Canwest drops lawsuit against Mordecai Briemberg

Canwest MediaWorks has dropped its lawsuit against retired college instructor Mordecai Briemberg, according to a citizens’ group formed to assist his cause. Anne Roberts, cochair of the Seriously Free Speech Committee, told the Straight that Briemberg and his supporters are “celebrating a victory” over Canwest’s decision, which came after an extensive public campaign against the media giant.

Roberts said that Canwest is continuing its lawsuit against two other defendants, Gordon Murray and Carel Moiseiwitsch, in connection with a parody of the Vancouver Sun that was distributed in June 2007. Murray and Moiseiwitsch, two vociferous advocates of Palestinian rights, have publicly acknowledged that they created the newspaper parody, which satirized Canwest’s coverage of the Middle East. Briemberg, who is also an advocate of Palestinian rights, always denied that he was involved in the production of the parody.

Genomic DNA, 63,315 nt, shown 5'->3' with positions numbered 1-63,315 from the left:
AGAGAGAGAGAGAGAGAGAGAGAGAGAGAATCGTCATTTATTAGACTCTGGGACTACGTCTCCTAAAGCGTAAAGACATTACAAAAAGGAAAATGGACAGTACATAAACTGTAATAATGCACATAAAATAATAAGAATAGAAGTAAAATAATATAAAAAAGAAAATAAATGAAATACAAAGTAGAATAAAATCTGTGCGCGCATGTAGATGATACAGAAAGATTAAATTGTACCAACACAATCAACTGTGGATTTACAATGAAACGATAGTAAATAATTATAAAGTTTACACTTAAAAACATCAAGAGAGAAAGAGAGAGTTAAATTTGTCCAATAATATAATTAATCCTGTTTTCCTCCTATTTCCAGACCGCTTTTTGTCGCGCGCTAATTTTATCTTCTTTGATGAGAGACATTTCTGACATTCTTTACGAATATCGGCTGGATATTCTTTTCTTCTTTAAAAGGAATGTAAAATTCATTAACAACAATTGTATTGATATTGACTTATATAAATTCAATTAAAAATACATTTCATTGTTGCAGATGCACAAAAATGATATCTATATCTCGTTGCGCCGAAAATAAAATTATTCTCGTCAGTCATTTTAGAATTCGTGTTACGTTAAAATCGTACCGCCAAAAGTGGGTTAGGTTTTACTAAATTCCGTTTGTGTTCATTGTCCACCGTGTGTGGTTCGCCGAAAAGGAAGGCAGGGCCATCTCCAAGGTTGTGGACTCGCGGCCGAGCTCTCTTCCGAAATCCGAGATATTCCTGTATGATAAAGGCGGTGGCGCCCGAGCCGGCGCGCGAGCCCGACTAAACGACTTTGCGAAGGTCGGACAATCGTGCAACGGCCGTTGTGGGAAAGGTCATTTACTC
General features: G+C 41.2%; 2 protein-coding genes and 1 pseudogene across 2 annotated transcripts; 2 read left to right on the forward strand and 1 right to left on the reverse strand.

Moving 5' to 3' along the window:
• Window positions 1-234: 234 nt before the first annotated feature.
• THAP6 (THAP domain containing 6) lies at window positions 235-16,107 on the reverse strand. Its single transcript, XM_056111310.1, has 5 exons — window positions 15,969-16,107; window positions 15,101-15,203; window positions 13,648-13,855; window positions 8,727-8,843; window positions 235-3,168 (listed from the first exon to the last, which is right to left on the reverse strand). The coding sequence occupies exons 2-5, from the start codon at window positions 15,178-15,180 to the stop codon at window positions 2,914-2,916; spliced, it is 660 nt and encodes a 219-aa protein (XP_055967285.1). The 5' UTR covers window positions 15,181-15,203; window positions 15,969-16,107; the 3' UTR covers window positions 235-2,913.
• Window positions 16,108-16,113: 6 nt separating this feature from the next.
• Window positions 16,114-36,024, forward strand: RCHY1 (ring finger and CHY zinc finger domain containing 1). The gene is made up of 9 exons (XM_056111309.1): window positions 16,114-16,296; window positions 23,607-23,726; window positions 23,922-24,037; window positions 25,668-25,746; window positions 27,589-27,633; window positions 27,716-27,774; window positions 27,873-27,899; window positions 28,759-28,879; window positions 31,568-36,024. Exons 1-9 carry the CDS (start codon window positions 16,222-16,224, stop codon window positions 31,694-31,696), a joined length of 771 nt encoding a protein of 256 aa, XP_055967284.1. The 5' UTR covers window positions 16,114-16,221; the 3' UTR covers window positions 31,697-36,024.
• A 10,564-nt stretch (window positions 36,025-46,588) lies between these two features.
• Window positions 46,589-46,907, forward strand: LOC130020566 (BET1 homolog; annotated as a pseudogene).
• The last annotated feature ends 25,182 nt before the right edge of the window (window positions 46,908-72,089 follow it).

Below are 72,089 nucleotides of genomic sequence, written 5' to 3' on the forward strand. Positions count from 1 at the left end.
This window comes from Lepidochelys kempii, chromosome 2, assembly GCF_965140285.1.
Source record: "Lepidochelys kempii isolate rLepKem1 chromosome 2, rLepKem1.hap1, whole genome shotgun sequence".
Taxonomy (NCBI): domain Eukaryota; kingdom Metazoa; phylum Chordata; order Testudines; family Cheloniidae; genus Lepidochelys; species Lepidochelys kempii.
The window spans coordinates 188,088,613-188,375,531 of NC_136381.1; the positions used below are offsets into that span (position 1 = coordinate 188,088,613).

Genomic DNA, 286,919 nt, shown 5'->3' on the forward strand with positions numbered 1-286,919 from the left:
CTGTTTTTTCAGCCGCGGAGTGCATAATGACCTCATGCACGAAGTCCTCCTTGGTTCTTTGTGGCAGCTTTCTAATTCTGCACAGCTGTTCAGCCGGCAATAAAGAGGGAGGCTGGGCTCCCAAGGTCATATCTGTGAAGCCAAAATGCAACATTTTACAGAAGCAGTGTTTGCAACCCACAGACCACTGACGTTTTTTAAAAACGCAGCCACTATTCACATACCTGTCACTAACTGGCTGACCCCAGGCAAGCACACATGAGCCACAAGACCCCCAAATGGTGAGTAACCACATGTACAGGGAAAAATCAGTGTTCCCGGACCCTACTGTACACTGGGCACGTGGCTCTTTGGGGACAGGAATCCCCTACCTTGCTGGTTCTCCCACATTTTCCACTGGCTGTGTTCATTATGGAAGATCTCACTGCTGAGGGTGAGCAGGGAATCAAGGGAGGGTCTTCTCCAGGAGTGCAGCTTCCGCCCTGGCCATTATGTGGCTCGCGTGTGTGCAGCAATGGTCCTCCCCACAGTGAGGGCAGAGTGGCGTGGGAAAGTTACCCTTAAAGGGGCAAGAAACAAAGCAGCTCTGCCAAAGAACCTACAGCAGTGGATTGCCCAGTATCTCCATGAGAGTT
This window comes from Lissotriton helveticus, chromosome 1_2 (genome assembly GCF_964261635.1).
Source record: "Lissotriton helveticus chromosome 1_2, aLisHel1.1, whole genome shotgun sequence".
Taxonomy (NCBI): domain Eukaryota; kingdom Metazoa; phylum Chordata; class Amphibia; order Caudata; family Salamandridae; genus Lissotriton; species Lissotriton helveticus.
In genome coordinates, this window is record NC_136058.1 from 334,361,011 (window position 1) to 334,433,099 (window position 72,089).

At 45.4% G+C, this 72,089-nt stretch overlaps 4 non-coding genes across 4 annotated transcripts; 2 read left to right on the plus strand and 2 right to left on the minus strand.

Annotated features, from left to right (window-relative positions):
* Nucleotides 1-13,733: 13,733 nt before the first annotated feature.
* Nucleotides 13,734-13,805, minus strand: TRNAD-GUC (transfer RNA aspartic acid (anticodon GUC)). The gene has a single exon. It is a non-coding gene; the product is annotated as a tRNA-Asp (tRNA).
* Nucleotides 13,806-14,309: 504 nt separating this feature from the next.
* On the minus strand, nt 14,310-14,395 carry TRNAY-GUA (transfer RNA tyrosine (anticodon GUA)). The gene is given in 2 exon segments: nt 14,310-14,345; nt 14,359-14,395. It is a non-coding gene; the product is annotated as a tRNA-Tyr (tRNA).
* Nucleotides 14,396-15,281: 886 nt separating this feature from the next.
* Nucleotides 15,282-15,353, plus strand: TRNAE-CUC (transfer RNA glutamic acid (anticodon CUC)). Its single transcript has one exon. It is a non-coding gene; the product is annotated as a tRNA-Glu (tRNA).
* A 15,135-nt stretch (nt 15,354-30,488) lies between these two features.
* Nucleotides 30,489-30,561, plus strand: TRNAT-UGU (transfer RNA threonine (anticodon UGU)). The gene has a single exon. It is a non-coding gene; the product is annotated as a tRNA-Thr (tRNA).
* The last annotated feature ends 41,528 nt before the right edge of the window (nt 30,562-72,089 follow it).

“Of course, Mordecai and all of us are going to carry on with the defence committee and work with Gordon and Carel,” Roberts said.

Canwest’s lawsuit claimed that the defendants violated the Trade-marks Act as well as B.C. common law by using the Vancouver Sun logo in the fake newspaper they published. Canwest also alleged in court documents that the defendants distributed about 12,000 copies of the parody. The company is seeking punitive and aggravated damages.

“The sole, or predominant intention of the defendants in entering into the conspiracy was to embarrass and to injure the plaintiff in its business and the defendants were motivated by hostility to the principal shareholders of the plaintiff and by a desire to undermine, or hurt, the business of the plaintiff and its principal shareholders,” Canwest alleged in its statement of claim filed in December 2007.